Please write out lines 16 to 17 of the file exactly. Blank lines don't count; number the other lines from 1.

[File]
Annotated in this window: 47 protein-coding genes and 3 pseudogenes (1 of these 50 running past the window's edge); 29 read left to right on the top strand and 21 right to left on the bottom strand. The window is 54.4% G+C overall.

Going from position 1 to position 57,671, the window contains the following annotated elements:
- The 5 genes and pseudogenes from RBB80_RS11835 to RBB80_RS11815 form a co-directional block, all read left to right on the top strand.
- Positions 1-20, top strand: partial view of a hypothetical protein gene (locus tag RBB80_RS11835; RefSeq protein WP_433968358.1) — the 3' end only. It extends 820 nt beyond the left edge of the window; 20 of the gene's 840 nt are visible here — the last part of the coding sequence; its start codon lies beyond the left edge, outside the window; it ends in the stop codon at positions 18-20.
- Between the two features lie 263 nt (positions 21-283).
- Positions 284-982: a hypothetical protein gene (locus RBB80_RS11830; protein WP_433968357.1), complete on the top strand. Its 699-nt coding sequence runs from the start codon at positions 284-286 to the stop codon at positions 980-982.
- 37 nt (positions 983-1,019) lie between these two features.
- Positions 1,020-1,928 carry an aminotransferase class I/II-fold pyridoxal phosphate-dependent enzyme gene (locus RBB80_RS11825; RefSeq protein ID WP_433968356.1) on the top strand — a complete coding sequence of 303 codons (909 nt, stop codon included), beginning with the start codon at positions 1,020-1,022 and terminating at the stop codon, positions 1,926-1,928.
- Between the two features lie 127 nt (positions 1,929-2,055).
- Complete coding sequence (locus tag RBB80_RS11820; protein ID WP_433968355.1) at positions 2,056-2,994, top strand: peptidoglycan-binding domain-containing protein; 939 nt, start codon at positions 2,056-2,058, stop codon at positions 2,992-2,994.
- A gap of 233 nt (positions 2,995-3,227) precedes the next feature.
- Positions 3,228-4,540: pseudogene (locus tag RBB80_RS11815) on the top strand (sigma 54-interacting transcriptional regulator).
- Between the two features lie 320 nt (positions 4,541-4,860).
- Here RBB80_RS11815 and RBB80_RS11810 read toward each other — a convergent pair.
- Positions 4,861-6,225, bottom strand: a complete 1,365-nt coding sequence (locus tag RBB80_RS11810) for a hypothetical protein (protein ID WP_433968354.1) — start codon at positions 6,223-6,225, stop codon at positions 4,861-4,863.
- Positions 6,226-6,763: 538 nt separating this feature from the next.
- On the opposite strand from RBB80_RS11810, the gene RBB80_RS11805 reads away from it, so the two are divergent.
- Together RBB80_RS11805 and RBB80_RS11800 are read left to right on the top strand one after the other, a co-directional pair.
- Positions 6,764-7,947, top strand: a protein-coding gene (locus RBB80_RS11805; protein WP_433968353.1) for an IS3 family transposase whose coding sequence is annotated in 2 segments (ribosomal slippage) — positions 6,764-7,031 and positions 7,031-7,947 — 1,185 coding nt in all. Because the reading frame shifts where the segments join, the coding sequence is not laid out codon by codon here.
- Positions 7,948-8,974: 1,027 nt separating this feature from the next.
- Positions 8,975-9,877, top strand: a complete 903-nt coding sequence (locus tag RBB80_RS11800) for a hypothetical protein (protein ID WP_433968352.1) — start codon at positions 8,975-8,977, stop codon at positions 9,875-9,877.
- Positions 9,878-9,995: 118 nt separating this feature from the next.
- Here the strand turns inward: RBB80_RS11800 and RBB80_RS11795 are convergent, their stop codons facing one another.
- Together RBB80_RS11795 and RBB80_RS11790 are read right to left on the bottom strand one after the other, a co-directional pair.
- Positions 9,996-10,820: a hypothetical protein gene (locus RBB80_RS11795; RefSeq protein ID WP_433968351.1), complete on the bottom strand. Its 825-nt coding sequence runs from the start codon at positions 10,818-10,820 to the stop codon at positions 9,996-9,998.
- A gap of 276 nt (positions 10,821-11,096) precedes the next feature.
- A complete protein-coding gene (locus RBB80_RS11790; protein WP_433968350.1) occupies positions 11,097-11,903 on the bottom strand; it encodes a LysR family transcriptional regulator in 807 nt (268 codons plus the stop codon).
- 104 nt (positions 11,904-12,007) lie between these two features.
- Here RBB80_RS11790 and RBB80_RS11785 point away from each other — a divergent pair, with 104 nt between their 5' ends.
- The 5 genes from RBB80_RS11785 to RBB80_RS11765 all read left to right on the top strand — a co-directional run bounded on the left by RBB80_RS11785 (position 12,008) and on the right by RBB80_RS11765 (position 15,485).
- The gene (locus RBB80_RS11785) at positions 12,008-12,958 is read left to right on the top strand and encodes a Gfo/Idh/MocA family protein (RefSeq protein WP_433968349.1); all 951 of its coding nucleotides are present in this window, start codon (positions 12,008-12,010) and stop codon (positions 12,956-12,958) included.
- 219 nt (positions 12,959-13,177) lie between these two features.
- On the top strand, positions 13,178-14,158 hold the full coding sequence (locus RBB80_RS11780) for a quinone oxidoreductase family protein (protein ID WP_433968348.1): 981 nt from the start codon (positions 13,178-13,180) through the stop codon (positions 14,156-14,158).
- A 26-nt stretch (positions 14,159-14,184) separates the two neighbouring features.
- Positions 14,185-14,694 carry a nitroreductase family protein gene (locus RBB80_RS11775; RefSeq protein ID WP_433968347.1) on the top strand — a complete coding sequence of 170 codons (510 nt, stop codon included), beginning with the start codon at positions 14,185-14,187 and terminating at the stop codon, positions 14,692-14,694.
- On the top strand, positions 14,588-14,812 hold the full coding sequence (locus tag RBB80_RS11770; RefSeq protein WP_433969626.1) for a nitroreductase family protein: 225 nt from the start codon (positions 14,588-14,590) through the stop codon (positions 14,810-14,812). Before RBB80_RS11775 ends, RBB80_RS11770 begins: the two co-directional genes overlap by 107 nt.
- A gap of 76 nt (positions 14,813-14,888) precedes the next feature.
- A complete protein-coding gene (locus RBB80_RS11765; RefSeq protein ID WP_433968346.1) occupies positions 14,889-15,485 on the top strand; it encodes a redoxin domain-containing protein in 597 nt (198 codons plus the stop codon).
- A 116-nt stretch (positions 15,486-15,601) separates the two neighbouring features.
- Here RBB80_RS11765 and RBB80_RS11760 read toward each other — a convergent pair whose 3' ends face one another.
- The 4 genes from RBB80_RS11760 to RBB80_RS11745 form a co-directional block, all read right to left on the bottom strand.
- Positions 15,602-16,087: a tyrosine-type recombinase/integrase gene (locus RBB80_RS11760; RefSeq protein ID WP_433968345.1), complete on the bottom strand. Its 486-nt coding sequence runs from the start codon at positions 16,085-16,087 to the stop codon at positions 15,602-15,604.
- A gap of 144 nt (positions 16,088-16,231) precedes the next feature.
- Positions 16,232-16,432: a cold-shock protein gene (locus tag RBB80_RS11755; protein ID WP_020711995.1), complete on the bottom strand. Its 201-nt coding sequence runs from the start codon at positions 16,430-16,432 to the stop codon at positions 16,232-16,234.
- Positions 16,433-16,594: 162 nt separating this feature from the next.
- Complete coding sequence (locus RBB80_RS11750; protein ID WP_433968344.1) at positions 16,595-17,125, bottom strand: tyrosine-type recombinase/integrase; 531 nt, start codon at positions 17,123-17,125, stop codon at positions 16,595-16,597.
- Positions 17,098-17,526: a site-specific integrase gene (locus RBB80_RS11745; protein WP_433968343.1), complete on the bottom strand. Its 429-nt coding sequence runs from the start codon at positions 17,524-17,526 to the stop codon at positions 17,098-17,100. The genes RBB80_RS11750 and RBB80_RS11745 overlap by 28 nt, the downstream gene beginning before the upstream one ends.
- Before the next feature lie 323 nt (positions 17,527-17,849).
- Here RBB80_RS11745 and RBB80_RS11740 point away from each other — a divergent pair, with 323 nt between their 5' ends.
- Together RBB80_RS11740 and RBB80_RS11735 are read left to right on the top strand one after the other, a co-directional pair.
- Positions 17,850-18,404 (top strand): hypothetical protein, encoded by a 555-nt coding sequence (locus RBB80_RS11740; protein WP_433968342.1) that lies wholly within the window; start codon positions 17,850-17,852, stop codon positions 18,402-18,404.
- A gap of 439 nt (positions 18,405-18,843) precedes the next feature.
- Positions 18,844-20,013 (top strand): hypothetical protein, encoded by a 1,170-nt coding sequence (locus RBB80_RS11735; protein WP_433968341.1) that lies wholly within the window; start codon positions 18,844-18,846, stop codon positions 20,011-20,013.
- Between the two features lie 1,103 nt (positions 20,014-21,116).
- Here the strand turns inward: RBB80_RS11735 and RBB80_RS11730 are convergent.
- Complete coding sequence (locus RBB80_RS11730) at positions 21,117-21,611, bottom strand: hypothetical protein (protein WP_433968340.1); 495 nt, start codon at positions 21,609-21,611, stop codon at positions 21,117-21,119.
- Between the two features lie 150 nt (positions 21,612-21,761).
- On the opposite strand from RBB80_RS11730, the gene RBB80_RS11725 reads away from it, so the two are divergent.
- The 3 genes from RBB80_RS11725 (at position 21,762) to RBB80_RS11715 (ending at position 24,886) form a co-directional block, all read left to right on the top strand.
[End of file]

- Positions 6,226-6,763: 538 nt separating this feature from the next.
- On the opposite strand from RBB80_RS11810, the gene RBB80_RS11805 reads away from it, so the two are divergent.